Chenrezig, and felt great warmth from it. She prayed to the statue, and water sprang from it, curing her leprosy.  The lineage of this practice has continued unbroken until now.  This entire lineage is included in the text of the prayer: it was passed down to Jamgon Kongtrul Lodro Thaye,  a long version of the practice was written by him, but was so long the Tashi Wesar condensed it into this shorter form that we do.

Combining the day-long nyi-ne practice of the eight Hinayana precepts with the positive attitude of the Mahayana motivation of bodhicitta of the nyung-ne is aimed toward benefitting householders and laypeople.

With the willingness to endure the hardships of the practice, with the Mahayana motivation, and the Hinayana discipline, we must practice as done by Buddhas and Bodhisattvas of the past, never giving up working for all sentient beings, no matter how difficult.  This is the proper attitude for receiving the vows. The conduct of the Buddhas and Bodhisattvas is vast. put to use the teachings of Khenpo Karthar Rinpoche on Bodhisattva action. Take the vows with the intent of practicing like these great beings.

Put to use During the practice, the vows are repeated three times, each time with a different motivation. The first time take the vows with the motivation of taking refuge, so that all sentient beings receive the protection the three jewels, and the teacher.

The second repetition is a self-repetition, so that I will practice as the Buddhas and Bodhisattvas of the three times practice. The third repetition is the external or other repetition. Having taken the vows, the teacher then says we have gotten the precepts at the time of the finger snap.

Within the eight branch precepts, discipline is needed for cutting through the harmful actions of the root vows of killing, stealing, lying, and sexual misconduct.  The necessity of mindfulness through the practice is the reason for not using intoxicants. Maintaining gentle, peaceful conduct is the reason for the three remaining branch vows.  We give up the life of excitement… ornaments, music, dancing, sitting on a high and expensive seat,  untimely food, no solid food after the noon meal.

Having received the eight precepts, we recite the long mantra to purify and develop merit.  It is the mantra of Amoghasiddhi.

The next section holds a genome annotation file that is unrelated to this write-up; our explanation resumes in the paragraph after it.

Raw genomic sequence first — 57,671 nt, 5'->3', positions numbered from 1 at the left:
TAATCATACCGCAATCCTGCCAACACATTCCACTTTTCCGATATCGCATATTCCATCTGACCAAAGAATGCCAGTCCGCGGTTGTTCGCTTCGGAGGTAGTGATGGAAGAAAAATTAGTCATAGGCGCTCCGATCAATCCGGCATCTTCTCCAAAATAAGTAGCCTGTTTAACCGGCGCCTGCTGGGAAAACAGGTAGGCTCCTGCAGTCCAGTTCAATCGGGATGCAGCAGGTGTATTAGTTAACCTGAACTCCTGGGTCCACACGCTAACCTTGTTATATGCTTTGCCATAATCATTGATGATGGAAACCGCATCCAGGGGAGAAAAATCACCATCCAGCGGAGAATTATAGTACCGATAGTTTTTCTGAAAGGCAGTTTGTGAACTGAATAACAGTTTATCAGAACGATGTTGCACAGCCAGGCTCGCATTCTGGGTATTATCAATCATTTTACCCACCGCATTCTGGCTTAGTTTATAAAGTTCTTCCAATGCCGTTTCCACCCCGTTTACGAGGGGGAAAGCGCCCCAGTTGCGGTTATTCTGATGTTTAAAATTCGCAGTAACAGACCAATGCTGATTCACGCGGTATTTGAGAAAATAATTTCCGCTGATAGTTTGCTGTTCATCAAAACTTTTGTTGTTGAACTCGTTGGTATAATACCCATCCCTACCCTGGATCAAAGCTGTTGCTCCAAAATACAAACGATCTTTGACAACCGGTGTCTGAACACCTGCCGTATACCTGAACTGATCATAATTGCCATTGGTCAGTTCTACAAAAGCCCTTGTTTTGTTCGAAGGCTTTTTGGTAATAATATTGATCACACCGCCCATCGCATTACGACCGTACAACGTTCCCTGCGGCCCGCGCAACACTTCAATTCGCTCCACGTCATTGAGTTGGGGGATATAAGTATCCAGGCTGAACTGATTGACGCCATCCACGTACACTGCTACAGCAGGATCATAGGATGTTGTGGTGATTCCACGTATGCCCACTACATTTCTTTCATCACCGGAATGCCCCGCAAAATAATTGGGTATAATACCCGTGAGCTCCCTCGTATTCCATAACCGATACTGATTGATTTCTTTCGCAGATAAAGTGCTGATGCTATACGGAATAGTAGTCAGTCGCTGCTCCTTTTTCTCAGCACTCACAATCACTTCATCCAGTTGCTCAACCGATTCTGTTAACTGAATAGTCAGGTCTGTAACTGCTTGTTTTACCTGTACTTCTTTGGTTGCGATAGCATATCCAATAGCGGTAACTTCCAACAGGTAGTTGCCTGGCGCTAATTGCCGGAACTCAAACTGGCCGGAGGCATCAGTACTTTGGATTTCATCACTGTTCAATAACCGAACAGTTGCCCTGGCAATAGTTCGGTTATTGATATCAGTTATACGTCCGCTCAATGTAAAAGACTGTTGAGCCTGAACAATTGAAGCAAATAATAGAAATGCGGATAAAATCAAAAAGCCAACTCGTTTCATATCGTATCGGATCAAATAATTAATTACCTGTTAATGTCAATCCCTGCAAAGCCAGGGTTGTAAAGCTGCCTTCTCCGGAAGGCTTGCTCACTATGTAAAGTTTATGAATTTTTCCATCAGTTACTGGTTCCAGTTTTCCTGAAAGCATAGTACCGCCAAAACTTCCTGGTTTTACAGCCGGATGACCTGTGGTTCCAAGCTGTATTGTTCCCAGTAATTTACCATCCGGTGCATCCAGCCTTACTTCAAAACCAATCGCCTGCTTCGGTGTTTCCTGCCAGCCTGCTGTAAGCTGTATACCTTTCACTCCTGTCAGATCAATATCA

Next is the prayer and mantra of Manjushri to stabilize bodhicitta in one’s self.

The benefit of one nyung-ne is that for four kalpas one can practice Chenrezig,  taking birth in the lower realms is totally blocked.

The benefit of eight nyung-nes is that the moment one dies one is reborn in Dewachen. Immediately, in one of the sutras it is said that if this is not true, given that the practice is done diligently, then he is a liar. But this result is based upon trust.  Doubt could jeopardize one’s rebirth in Dewachen.

The nyung-ne practice is the quickest way to purify negative karma.  For example, pain endured during the practice purifies karma that could lead to birth in the hell realms,  Hunger and thirst endured purifies karma that could lead to birth in the hungry ghost realms. Exertion to overcome dullness and sleepiness purifies karma that could lead to rebirth in the animal realm.  This is how, with trust, birth in the lower realms is blocked.

It is beneficial to practice,  and also to serve the practitioners.  When some servers died, their bodies produced relics.

The following story shows the benefits of the nyung-ne practice, how very negative karma can be purified.  A husband and wife lived in Tibet.  The husband was a merchant, and had to travel to India.  He would be gone for three years.  While he was gone, the wife married someone else.  His wealth ran out.  They had a seven year old son.  Her first husband was returning soon. She killed the son, but this was noticed by a monk,  She invited several people to lunch and poisoned the food, killing fifteen people, including the monk. Someone told her husband anyway.  He planned to torture her by removing both her eyes.  She heard about this, and ran away. She met Dewa Zhonnu, second in the lineage to Gelongma Palmo, and confessed.  She did eight pairs of nyung-nes, with poor discipline.  She did not do them properly.  She drank water during the first nyung-ne.  She ate offerings from the shrine during the second.  She died of old age. Later, Dawa Zhonnu was giving a teaching, and a student asked him about the lady.  His answer showed the benefit of the nyung-ne practice. She had taken birth in a brahman family, but because of drinking the water, she was mentally unstable and spacey.  Because of eating the offering, her body was deformed.  But because of her devotion, she will be born in Dewachen her next birth.  She was born as a human with defects only because of breaking the vows.

The length of time to keep the discipline is short.  Keep the vows as pure as possible.  It is a great purification, and not a great hardship.  With awareness that it is a vajrayana practice, have respect for the practice, Maintain the mahayana motivation. Lama Ganga hopes you will take it seriously.